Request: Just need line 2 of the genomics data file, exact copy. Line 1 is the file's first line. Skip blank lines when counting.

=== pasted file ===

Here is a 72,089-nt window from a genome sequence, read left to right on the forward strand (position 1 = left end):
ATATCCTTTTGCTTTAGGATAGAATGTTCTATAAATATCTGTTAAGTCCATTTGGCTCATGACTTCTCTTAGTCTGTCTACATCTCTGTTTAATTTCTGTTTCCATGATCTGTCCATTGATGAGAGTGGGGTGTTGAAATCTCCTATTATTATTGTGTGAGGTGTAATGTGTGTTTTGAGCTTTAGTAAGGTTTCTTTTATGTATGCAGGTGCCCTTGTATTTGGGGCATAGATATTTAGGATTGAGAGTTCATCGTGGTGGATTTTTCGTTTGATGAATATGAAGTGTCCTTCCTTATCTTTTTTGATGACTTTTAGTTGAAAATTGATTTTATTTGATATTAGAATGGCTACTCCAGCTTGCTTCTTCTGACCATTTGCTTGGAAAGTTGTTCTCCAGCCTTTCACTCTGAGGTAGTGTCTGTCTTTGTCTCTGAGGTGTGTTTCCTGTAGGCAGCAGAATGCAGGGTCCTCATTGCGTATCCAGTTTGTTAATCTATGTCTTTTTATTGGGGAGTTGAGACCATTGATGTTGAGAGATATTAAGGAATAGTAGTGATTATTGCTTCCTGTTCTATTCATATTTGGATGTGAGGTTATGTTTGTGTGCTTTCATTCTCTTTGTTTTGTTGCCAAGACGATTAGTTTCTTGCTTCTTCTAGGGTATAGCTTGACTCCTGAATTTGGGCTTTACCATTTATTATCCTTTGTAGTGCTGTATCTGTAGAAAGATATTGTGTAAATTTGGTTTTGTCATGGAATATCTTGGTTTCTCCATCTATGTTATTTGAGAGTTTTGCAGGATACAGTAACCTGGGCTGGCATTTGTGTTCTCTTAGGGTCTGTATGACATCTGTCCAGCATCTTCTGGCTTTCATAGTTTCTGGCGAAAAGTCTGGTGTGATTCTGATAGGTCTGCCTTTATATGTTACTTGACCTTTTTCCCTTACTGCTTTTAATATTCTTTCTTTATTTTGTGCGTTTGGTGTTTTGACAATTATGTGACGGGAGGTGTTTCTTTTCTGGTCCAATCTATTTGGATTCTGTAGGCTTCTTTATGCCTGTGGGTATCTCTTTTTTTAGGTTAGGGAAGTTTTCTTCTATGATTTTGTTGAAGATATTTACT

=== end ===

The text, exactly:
ATATCCTTTTGCTTTAGGATAGAATGTTCTATAAATATCTGTTAAGTCCATTTGGCTCATGACTTCTCTTAGTCTGTCTACATCTCTGTTTAATTTCTGTTTCCATGATCTGTCCATTGATGAGAGTGGGGTGTTGAAATCTCCTATTATTATTGTGTGAGGTGTAATGTGTGTTTTGAGCTTTAGTAAGGTTTCTTTTATGTATGCAGGTGCCCTTGTATTTGGGGCATAGATATTTAGGATTGAGAGTTCATCGTGGTGGATTTTTCGTTTGATGAATATGAAGTGTCCTTCCTTATCTTTTTTGATGACTTTTAGTTGAAAATTGATTTTATTTGATATTAGAATGGCTACTCCAGCTTGCTTCTTCTGACCATTTGCTTGGAAAGTTGTTCTCCAGCCTTTCACTCTGAGGTAGTGTCTGTCTTTGTCTCTGAGGTGTGTTTCCTGTAGGCAGCAGAATGCAGGGTCCTCATTGCGTATCCAGTTTGTTAATCTATGTCTTTTTATTGGGGAGTTGAGACCATTGATGTTGAGAGATATTAAGGAATAGTAGTGATTATTGCTTCCTGTTCTATTCATATTTGGATGTGAGGTTATGTTTGTGTGCTTTCATTCTCTTTGTTTTGTTGCCAAGACGATTAGTTTCTTGCTTCTTCTAGGGTATAGCTTGACTCCTGAATTTGGGCTTTACCATTTATTATCCTTTGTAGTGCTGTATCTGTAGAAAGATATTGTGTAAATTTGGTTTTGTCATGGAATATCTTGGTTTCTCCATCTATGTTATTTGAGAGTTTTGCAGGATACAGTAACCTGGGCTGGCATTTGTGTTCTCTTAGGGTCTGTATGACATCTGTCCAGCATCTTCTGGCTTTCATAGTTTCTGGCGAAAAGTCTGGTGTGATTCTGATAGGTCTGCCTTTATATGTTACTTGACCTTTTTCCCTTACTGCTTTTAATATTCTTTCTTTATTTTGTGCGTTTGGTGTTTTGACAATTATGTGACGGGAGGTGTTTCTTTTCTGGTCCAATCTATTTGGATTCTGTAGGCTTCTTTATGCCTGTGGGTATCTCTTTTTTTAGGTTAGGGAAGTTTTCTTCTATGATTTTGTTGAAGATATTTACT